6 Surprising Benefits Of Lucid Dreaming, According To Sleep Experts

They boost creativity, for one.

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6 surprising benefits of lucid dreaming, according to sleep experts.
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Sometimes dreamland doesn’t veer too far from reality. Ever have one of those dreams where you feel super in touch and in control? Odds are you were experiencing a lucid dream. And, believe it or not, there are several benefits of lucid dreaming.

“Lucid dreaming is a special type of dream where you're aware that you're actually dreaming,” Dr. Alex Anastasiou, MD, a board certified-psychiatrist, tells Bustle. The main perk of them? “These dreams allow us to better understand this hidden and complex aspect of our brain.”

These kinds of dreams occur in the REM stage of sleep, says Dr. Naina Limbekar, MD, a sleep neurologist at Boston Medical Center. And you could experience one of two typical events within a lucid dream: one where you’re aware that you’re dreaming and conscious during it yet unable to control the events within it, and the other where you can actually control the events within your dream, she explains.

It’s the lucid dreams that involve your control that lends itself to several benefits, says Anastasiou. “Instead of reacting to our thoughts and emotions, we learn to recognize, accept, and ultimately control them,” he says. From reducing nightmares to improving your problem-solving skills, here are all the benefits of lucid dreaming.


They Can Reduce Nightmares

Among the most studied benefits of lucid dreaming is their ability to reduce nightmares. “If [chronic nightmare sufferers] are able to obtain control over that lucid dream, they could change the outcome of the nightmare or the dream themselves,” Limbekar says. “So thereby, they’re taking a negative nightmare and turning it into something that's not a negative or an outcome that they'd be more happy with.”


They Can Relieve Some Anxiety Symptoms

If you experience nightmare anxiety in particular, lucid dreaming can help alleviate those symptoms. “A lot of anxiety that manifests itself in nightmares comes from a feeling of losing control,” Anastasiou says. “In some ways, having a lucid dream is a way to face and control your fears.” Preliminary studies have shown some evidence, but the link to anxiety reduction and lucid dreaming is still not fully known.


They Can Boost Creativity

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In some instances, lucid dreams can boost creativity in your waking life, too. Anastasiou says there “are a lot of famous examples in history of people who have made discoveries during dreams.” For example, he says August Kekulé, who discovered the structure of a chemical compound called the benzene ring, actually had a dream that sparked his finding. Maybe your dreams will one day make you achieve innovator status.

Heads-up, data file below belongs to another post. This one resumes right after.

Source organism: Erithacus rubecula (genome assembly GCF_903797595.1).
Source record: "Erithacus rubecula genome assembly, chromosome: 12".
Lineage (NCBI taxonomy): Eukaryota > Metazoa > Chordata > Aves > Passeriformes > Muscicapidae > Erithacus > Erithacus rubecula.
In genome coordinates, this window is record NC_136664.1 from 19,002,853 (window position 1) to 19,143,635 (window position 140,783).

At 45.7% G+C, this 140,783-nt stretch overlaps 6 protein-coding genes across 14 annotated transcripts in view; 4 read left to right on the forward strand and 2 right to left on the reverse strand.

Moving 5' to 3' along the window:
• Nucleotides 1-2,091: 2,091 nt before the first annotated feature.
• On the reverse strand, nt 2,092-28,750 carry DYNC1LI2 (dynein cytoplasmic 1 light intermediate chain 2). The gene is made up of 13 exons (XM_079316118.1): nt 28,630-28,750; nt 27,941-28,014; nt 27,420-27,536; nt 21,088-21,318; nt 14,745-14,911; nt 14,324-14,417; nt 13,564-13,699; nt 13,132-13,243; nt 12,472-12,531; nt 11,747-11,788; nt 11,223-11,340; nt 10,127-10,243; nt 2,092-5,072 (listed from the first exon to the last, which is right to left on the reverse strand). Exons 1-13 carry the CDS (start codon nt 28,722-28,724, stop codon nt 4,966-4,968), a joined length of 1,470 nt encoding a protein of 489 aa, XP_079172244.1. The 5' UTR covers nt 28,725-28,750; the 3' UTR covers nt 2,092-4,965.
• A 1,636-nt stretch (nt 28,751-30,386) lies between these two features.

They Can Improve Motor Skills

There’s a very small study that measured how lucid dreams can improve motor skills, says Limbekar. “The thinking behind [the study was] for instance, if you're dreaming of playing basketball — you're not actually playing basketball — but the same part of the brain is activated, as if you actually were.” Basically, the study shows that if you can practice those skills while you’re lucid dreaming, then that could potentially help improve motor outcomes IRL, she says.


They Can Refine Problem-Solving Skills

According to Anastasiou, lucid dreaming is a great mental exercise that lets you first visualize and then execute your plan. “Acting things out in a lucid dream is like rehearsing how you would react and adapt to situations in real life,” he says. “Some people have even claimed to solve complex, real-life problems in creative ways through lucid dreams.” Studies show that you’re able to problem solve in your waking hours as a result of practicing these skills in lucid dreamland, too — which is all the more reason to get good sleep when you’re facing a conundrum.


They Can Potentially Help With Phobias

Though there isn’t much research in this area, Limbekar says anecdotal evidence and preliminary studies look at the potential benefits of lucid dreams in treating phobias. “It might be helpful for people who have specific phobias — snakes, for example,” she tells Bustle. “They could change the outcomes of how they feel about snakes [in the dream].”

Studies referenced:

Albert J., et al. (2014). Exploring the relationship between creativity and lucid dreaming, The Premier Undergraduate Neuroscience Journal, https://impulse.appstate.edu/sites/impulse.appstate.edu/files/Albert%20et%20al..pdf

O’Brien R., et al. (1981), Augmentation of Systematic Desensitization of Snake Phobia Through Posthypnotic Dream Suggestion, American Journal of Clinical Hypnosis, https://www.tandfonline.com/doi/abs/10.1080/00029157.1981.10404027

Rotenberg V. S. (2015). Lucid dreams: their advantage and disadvantage in the frame of search activity concept. Frontiers in psychology, 6, 1472. https://doi.org/10.3389/fpsyg.2015.01472

Spoormaker VI, van den Bout J. Lucid dreaming treatment for nightmares: a pilot study. Psychother Psychosom. 2006;75(6):389-94. doi: 10.1159/000095446. PMID: 17053341.

Spoormaker VI, van den Bout J., Meijer E., (2003). Lucid Dreaming Treatment for Nightmares: A Series of Cases. Dreaming. https://link.springer.com/article/10.1023/A:1025325529560

Stumbrys T, Erlacher D, Schredl M. Effectiveness of motor practice in lucid dreams: a comparison with physical and mental practice. J Sports Sci. 2016;34(1):27-34. doi: 10.1080/02640414.2015.1030342. Epub 2015 Apr 7. PMID: 25846062.


Dr. Alex Anastasiou, M.D., board certified-psychiatrist

Dr. Naina Limbekar, M.D., a sleep neurologist at Boston Medical Center

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